More on Patent Reform

March 16, 2011

It is spring break here so I had a little more time to poke around on the issues surrounding patent reform, particularly the First-to-File/Weakened-Grace-Period (FTF/WGP) issue that I wrote about yesterday  I was surprised that both the Kauffman Foundation and AUTM are in favor of the reform so am wondering what I am missing.  I still believe that it is a mistake and agree with this letter from Senator Feinstein.

Let me describe the situation that concerns me under the new law.

First, lets set up a scenario where a startup or university invents something.  Remember that invention in this case is often not a eureka! moment but rather an observation followed by improvement followed by more improvements and applications.  All of those might be patentable.  My key point is that invention of a new polymer, a new drug, a new type of solar cell, etc. is not like invention of a new paperclip.  Instead, the invention value improves as the scientist works on it.  For purposes of this example, consider a scientist that discovers a new polymer but is still working on how to better manufacture it, optimal formulation, and new applications that were never possible before.

Under the new laws, as I understand them, you would either have to be FTF or, to get a grace period to file, you can get a grace period of a year if (AND ONLY IF) you publicly disclose the invention.  So, the startup or university is faced with a choice – (1) file good provisional patents for every possible invention right away, (2) disclose the invention to the public to retain the grace period or (3) keep it secret, file a patent application later, hope that nobody beats you to the patent office.  Lets walk through each one:

(1) File good provisional patents on everything. Universities cannot possibly do this (if you disagree with me on this, you have never worked with university technology transfer to see how busy they are already).  A startup might be able to do it but it would have a cost.  I think that best practices for a VC funded startup might be to file provisional patents on EVERYTHING once a month, probably requiring 0.5 to 1.0 FTE plus increased legal expenses.

The Problem with (1) is that you can still be scooped. You invented the polymer, talked to half a dozen venture capital funds about it before getting funded.  VC funds don’t generally sign NDAs but you are going to have to tell them something.  Those funds sent your general, non-confidential description out to a number of really smart polymer scientists, some at large companies, to see what they think.  What are the odds that some of those scientists either connect the dots to figure out what you are keeping secret or, now that they know that your miracle polymer is possible, start to think about how to create one? Or what if they just start filing patent applications on the applications.  This can result is a much more limited business model (for instance, you own the idea on the polymer but someone else has patented applications).  As a VC, I can probably live with this but it does raise the risk that a large company positions its patent applications to limit the startup.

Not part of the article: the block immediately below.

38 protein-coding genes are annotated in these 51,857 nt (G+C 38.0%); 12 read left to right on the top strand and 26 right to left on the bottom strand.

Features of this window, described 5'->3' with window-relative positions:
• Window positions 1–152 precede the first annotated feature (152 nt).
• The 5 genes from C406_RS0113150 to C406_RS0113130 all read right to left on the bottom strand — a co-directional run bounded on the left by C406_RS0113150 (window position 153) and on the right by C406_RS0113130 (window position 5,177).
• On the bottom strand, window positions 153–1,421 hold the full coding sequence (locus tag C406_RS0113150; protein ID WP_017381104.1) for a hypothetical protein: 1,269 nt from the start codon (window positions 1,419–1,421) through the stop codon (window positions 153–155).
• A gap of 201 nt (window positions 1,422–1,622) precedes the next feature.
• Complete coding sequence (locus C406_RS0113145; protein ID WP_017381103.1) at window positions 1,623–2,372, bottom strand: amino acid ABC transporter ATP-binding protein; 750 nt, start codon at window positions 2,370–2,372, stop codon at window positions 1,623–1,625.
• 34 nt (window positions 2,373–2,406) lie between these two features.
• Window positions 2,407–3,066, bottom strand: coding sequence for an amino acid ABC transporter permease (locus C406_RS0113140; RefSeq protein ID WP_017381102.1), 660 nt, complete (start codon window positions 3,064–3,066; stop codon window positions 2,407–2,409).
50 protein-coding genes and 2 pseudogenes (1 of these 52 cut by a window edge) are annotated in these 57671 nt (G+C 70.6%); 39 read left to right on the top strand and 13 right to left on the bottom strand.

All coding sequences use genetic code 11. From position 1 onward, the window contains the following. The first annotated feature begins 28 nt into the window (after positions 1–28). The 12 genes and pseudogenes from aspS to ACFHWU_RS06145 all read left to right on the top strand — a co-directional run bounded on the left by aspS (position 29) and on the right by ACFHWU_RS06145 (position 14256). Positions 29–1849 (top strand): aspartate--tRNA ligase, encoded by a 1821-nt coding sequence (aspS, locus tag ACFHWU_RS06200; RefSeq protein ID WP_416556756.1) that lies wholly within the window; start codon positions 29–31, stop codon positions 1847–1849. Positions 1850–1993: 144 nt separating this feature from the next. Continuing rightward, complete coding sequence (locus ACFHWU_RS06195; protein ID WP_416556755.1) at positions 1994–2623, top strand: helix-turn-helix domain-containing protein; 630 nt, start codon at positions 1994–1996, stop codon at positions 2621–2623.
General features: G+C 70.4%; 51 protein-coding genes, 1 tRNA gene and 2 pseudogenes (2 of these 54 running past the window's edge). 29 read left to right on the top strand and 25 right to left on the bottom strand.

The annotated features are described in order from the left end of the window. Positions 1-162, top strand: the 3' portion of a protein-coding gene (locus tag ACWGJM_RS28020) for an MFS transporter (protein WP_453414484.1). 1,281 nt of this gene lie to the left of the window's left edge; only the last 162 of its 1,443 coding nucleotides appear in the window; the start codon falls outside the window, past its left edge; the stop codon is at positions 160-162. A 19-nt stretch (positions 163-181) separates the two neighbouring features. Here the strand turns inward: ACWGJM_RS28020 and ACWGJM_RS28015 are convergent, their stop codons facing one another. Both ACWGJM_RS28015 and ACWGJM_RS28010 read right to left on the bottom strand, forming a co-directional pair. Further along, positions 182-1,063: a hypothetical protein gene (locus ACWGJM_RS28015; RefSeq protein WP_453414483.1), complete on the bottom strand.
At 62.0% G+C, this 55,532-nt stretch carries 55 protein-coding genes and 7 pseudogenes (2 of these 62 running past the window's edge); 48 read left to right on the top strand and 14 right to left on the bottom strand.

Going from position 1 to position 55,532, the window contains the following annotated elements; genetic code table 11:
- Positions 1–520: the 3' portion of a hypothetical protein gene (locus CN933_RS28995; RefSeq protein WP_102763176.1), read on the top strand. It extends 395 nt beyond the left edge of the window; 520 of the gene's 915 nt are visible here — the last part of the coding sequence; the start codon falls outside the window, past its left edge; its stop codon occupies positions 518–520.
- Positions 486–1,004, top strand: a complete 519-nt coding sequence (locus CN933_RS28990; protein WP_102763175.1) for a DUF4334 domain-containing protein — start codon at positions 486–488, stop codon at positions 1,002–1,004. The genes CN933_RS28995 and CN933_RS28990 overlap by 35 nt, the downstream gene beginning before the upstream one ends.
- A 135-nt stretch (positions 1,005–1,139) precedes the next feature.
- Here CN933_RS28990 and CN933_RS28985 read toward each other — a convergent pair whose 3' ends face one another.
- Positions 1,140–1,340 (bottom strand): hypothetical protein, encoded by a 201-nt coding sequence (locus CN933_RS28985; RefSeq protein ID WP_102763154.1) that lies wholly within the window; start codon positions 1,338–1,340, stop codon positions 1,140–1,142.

(2) Publicly disclose all inventions. First, though it is not explicit, I assume that while this preserves rights in the USA, the public disclosure is a bar to foreign patent filings.  That is a deal killer for VC funded deals.  You need to have rights into the rest of the world, not just the US.  Also, it has the same problem of letting the other guys know what you are doing, but worse – now you are showing the competition how to make your new, perhaps unoptimized polymer and letting them invent improvements before you have had a chance to do so.

A university may have other issues with this one – scientific journals usually require no-pre publication of research AND research funding is very competitive so, I doubt that the researchers will want to disclose exciting new work publicly before putting in more grant proposals in the area AND good researchers want to confirm and re-confirm before publishing, that can take months after the initial “invention”.

(3) Keep it Secret. That might be doable for a startup but I’ve always had my companies keep good lab notebooks and records because first-to-invent allows you to keep it secret without the risk of someone figuring out what you are doing and patenting it first.  In that case you can at least argue that you invented it first.  Why would a VC put money into a company when any researcher, anywhere in the world, could come behind you and take all the intellectual property rights? This is a particularly large risk with a transformative technology – the risk of leakage of information (at least hints that the other guys can follow) is high.  Universities have an even more difficult time with this one.  What happens when your graduate student goes for a job interview? They have to present their work.  What happens when you file for an NSF/NIH grant that 20 or so colleagues will read?

So, in my opinion, we are left with only one viable option for startups- continually file provisional applications (unless those get reformed away).  I can see this working (however with some expense to the company) for startups that have VC funding but for those startups that have yet to get funding, with limited budgets, there is a catch-22.  If they don’t spend the money, that they may not have, VC and other investors will be less likely to fund the startup because risk is increased.

I don’t see how universities win in this situation given the difficulty in continual provisional filing which is why AUTM’s support is puzzling to me.

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